Thousands take part in Seoul LGBT festival, protesters gather


SEOUL, July 16 (Reuters) – Thousands of South Koreans took part in an LGBT festival in downtown Seoul on Saturday, as Christian and conservative groups staged a protest rally across the road.

Dubbed Seoul Queer Culture Festival, around 13,000 people reportedly attended around 3 p.m. local time, Yonhap reported.

Attendees, some wearing rainbow masks and waving rainbow flags, visited some 72 booths set up by human rights groups, LGBT college clubs, embassies, organizations religious and progressive, participating in face painting or social media events.

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“I’m glad we can have a festival offline after a long time. LGBT people are not hateful people who appear one day a year, but people who live their daily lives in the same way,” said the ‘Hurricane Kimchi, a drag queen who attended the festival.

“The Queer Festival has grown and many LGBT people are showing up outright, as the perception in our society is improving.”

US Ambassador to South Korea Philip Goldberg attended the festival to show his support.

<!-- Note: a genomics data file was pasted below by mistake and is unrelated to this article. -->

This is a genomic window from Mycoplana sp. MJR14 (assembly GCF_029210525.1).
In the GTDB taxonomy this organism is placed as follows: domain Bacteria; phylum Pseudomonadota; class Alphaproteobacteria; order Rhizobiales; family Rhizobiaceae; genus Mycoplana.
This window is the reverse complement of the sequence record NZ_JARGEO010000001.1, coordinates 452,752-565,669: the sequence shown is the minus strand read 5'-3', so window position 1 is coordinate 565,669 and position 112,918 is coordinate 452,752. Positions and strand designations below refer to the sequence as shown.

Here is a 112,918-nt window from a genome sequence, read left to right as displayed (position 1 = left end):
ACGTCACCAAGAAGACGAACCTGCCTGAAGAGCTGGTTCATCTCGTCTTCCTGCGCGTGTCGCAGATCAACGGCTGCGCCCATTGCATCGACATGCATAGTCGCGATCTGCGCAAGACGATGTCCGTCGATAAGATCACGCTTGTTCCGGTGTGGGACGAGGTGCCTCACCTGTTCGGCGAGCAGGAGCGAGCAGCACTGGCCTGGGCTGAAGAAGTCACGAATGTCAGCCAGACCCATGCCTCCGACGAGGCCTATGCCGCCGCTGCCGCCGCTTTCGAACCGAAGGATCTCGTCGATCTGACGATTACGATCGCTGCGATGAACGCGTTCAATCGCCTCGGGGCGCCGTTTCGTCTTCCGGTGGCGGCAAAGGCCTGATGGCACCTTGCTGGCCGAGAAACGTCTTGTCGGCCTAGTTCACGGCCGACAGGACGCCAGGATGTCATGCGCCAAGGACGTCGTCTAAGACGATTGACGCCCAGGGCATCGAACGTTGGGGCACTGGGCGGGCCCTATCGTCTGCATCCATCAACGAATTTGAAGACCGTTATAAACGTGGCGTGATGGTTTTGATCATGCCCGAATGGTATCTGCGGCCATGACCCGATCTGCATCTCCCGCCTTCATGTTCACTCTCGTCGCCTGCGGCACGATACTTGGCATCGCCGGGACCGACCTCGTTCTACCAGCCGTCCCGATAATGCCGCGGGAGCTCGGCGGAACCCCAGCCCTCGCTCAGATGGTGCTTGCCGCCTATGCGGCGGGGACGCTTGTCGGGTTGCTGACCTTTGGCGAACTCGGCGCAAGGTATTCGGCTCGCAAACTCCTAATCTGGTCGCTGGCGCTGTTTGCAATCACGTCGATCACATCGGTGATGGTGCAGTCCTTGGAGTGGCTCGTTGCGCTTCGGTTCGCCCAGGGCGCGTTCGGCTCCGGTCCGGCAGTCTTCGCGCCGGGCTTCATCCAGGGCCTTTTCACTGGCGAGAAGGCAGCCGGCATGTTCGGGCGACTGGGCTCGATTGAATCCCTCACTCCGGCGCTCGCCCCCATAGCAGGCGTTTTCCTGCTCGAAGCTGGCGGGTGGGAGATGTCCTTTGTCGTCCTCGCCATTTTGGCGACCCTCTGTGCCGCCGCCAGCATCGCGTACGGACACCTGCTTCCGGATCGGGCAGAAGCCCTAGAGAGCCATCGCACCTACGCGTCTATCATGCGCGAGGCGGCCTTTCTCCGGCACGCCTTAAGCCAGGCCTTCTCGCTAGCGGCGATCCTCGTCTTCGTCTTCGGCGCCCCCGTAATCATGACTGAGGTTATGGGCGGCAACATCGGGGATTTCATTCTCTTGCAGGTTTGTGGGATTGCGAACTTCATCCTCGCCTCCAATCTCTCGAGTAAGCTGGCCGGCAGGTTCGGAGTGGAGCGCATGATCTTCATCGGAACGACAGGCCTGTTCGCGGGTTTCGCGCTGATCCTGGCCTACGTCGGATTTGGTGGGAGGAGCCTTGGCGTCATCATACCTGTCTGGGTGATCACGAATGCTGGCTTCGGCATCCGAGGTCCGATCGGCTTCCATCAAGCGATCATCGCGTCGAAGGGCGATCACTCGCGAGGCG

“To express America’s steadfast commitment to ending discrimination wherever it occurs and ensuring that everyone is treated with respect and humanity, we simply cannot leave any of you behind.” Goldberg told the crowd.

“We will fight with you for equality and human rights.”

Across from the festival, which was taking place at Seoul Plaza in front of City Hall, the protest rally had at least 15,000 participants, according to the Yonhap news agency.

“We are protesting and holding a national convention for our children’s healthy sexual ethics, and we are coming together to demand the smooth operation of Seoul Plaza, which is run with citizens’ taxes,” said Lee Yong-hee, an academic professor. and participating in the protest rally.

Police were on hand to guard against possible clashes.

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Reporting by Daewoung Kim and Yeni Seo; Additional reporting by Dogyun Kim and Heejung Jung; Written by Joyce Lee; Editing by William Mallard

Our standards: The Thomson Reuters Trust Principles.

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